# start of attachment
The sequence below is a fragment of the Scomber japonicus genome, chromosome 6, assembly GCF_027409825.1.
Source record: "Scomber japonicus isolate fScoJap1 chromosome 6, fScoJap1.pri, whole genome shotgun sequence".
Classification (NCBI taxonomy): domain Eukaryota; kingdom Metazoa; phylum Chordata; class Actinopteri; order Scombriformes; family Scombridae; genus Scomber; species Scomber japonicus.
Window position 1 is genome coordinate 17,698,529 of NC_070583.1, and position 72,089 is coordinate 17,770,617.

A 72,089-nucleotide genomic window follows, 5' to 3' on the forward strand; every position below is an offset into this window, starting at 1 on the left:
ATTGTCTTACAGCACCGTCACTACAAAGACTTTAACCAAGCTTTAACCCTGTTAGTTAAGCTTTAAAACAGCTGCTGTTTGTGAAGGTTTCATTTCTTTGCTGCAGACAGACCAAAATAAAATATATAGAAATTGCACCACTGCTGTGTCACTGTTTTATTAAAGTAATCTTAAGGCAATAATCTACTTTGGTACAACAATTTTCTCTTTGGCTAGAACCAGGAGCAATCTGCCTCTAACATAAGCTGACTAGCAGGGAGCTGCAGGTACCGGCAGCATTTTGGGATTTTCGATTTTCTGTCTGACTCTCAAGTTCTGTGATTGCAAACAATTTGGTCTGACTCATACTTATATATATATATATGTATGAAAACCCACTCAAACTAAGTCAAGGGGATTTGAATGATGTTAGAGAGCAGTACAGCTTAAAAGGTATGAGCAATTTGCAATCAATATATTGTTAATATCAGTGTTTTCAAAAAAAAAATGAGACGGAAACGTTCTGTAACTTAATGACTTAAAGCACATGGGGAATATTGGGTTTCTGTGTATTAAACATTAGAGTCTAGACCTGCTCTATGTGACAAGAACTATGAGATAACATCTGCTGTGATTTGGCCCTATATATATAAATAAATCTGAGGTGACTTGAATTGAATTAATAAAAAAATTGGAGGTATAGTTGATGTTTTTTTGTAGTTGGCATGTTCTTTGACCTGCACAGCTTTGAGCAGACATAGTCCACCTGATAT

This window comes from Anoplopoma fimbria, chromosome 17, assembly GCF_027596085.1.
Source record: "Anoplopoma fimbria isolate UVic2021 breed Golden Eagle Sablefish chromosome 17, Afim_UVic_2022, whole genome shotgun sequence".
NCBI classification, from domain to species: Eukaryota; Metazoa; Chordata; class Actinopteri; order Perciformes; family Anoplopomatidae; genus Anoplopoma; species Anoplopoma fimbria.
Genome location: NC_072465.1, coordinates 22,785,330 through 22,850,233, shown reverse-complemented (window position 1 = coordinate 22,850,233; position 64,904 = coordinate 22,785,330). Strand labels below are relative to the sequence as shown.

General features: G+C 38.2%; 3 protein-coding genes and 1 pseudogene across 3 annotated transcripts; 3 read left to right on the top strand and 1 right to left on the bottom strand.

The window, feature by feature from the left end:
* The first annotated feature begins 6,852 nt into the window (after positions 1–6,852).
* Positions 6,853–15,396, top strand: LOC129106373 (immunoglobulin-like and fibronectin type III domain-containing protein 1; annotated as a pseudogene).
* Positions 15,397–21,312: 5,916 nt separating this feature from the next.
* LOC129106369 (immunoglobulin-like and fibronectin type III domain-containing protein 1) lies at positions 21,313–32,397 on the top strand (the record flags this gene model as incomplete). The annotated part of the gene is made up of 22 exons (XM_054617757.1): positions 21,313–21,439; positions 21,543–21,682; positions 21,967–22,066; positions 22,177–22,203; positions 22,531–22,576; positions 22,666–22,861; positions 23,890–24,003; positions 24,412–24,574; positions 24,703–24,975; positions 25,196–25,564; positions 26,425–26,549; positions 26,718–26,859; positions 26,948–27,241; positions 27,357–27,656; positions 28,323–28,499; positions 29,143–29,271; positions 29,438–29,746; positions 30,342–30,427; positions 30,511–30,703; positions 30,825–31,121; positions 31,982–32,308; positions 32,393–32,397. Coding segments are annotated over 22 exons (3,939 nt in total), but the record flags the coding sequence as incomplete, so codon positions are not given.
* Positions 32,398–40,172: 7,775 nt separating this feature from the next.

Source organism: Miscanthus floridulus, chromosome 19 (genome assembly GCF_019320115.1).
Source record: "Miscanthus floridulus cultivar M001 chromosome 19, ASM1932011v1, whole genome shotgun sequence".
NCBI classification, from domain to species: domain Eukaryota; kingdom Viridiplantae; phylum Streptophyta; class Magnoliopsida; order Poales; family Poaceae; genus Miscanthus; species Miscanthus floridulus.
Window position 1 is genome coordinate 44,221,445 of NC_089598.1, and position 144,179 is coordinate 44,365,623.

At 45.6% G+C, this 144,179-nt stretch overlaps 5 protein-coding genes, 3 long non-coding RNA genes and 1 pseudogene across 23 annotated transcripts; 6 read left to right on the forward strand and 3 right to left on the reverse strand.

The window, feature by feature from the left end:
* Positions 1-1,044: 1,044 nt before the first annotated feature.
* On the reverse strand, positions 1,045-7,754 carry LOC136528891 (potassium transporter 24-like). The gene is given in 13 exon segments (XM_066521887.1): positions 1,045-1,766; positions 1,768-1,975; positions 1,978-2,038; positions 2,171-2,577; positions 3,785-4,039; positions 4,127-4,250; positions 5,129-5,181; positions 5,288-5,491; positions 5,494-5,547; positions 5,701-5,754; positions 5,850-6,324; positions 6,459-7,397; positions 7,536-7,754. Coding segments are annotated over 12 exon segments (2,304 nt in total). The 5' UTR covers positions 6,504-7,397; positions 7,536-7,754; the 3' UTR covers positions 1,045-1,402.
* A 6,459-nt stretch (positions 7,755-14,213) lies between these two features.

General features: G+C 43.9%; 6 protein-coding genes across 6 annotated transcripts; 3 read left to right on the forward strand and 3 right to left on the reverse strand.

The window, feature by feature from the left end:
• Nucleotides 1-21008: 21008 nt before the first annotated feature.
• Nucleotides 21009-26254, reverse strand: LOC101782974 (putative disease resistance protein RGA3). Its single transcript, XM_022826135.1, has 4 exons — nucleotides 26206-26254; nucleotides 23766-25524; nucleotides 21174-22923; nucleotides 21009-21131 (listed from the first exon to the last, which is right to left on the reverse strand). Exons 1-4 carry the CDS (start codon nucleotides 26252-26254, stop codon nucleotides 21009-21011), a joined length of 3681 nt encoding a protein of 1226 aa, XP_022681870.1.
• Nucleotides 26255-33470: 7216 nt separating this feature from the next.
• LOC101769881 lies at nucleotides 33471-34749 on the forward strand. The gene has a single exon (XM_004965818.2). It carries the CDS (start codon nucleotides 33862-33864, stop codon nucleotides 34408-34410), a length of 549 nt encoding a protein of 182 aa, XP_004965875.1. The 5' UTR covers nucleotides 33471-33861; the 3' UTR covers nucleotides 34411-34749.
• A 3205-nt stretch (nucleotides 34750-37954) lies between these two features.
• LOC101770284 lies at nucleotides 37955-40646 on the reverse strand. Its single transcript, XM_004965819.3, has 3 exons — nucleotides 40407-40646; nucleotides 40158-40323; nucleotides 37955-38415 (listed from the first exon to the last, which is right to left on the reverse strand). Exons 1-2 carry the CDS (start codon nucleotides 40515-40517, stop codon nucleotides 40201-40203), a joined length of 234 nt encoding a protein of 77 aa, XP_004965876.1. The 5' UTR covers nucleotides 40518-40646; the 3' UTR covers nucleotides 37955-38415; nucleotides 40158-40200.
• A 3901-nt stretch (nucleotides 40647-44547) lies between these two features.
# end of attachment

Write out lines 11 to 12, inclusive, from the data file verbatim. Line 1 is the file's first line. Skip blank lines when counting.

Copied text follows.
General features: G+C 38.2%; 3 protein-coding genes and 1 pseudogene across 3 annotated transcripts; 3 read left to right on the top strand and 1 right to left on the bottom strand.

The window, feature by feature from the left end: